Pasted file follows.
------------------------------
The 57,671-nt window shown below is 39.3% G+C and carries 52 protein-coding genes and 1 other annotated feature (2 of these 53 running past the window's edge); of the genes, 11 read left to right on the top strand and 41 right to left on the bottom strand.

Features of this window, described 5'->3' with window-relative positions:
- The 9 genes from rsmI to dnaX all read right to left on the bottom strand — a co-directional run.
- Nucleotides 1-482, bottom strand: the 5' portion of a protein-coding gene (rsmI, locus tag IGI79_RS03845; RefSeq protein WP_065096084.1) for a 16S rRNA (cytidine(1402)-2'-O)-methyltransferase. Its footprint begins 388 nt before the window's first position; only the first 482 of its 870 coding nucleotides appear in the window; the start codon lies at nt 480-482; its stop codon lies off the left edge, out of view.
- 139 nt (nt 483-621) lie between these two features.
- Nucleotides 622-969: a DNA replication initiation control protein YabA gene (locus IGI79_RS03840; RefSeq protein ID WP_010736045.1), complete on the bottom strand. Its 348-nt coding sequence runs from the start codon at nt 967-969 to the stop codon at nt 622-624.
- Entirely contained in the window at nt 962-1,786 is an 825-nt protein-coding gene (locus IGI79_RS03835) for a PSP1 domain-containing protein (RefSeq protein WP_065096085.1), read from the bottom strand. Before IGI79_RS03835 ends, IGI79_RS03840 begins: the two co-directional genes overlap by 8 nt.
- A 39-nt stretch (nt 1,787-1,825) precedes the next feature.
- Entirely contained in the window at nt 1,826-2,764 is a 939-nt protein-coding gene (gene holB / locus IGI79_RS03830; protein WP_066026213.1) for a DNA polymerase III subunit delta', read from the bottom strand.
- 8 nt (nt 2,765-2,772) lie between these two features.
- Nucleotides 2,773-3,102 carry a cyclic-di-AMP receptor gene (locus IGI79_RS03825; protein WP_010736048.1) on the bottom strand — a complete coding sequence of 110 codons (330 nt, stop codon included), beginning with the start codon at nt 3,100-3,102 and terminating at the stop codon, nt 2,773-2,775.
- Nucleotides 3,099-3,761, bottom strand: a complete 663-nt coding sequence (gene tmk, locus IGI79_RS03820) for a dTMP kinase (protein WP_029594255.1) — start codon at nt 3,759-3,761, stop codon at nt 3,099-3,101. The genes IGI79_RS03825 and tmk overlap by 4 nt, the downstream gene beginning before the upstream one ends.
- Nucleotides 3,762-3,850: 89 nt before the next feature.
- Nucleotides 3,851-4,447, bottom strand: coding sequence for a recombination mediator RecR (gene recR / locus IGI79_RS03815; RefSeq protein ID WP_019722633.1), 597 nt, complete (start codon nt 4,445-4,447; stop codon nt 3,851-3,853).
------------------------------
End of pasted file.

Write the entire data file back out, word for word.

The 57,671-nt window shown below is 39.3% G+C and carries 52 protein-coding genes and 1 other annotated feature (2 of these 53 running past the window's edge); of the genes, 11 read left to right on the top strand and 41 right to left on the bottom strand.

Features of this window, described 5'->3' with window-relative positions:
- The 9 genes from rsmI to dnaX all read right to left on the bottom strand — a co-directional run.
- Nucleotides 1-482, bottom strand: the 5' portion of a protein-coding gene (rsmI, locus tag IGI79_RS03845; RefSeq protein WP_065096084.1) for a 16S rRNA (cytidine(1402)-2'-O)-methyltransferase. Its footprint begins 388 nt before the window's first position; only the first 482 of its 870 coding nucleotides appear in the window; the start codon lies at nt 480-482; its stop codon lies off the left edge, out of view.
- 139 nt (nt 483-621) lie between these two features.
- Nucleotides 622-969: a DNA replication initiation control protein YabA gene (locus IGI79_RS03840; RefSeq protein ID WP_010736045.1), complete on the bottom strand. Its 348-nt coding sequence runs from the start codon at nt 967-969 to the stop codon at nt 622-624.
- Entirely contained in the window at nt 962-1,786 is an 825-nt protein-coding gene (locus IGI79_RS03835) for a PSP1 domain-containing protein (RefSeq protein WP_065096085.1), read from the bottom strand. Before IGI79_RS03835 ends, IGI79_RS03840 begins: the two co-directional genes overlap by 8 nt.
- A 39-nt stretch (nt 1,787-1,825) precedes the next feature.
- Entirely contained in the window at nt 1,826-2,764 is a 939-nt protein-coding gene (gene holB / locus IGI79_RS03830; protein WP_066026213.1) for a DNA polymerase III subunit delta', read from the bottom strand.
- 8 nt (nt 2,765-2,772) lie between these two features.
- Nucleotides 2,773-3,102 carry a cyclic-di-AMP receptor gene (locus IGI79_RS03825; protein WP_010736048.1) on the bottom strand — a complete coding sequence of 110 codons (330 nt, stop codon included), beginning with the start codon at nt 3,100-3,102 and terminating at the stop codon, nt 2,773-2,775.
- Nucleotides 3,099-3,761, bottom strand: a complete 663-nt coding sequence (gene tmk, locus IGI79_RS03820) for a dTMP kinase (protein WP_029594255.1) — start codon at nt 3,759-3,761, stop codon at nt 3,099-3,101. The genes IGI79_RS03825 and tmk overlap by 4 nt, the downstream gene beginning before the upstream one ends.
- Nucleotides 3,762-3,850: 89 nt before the next feature.
- Nucleotides 3,851-4,447, bottom strand: coding sequence for a recombination mediator RecR (gene recR / locus IGI79_RS03815; RefSeq protein ID WP_019722633.1), 597 nt, complete (start codon nt 4,445-4,447; stop codon nt 3,851-3,853).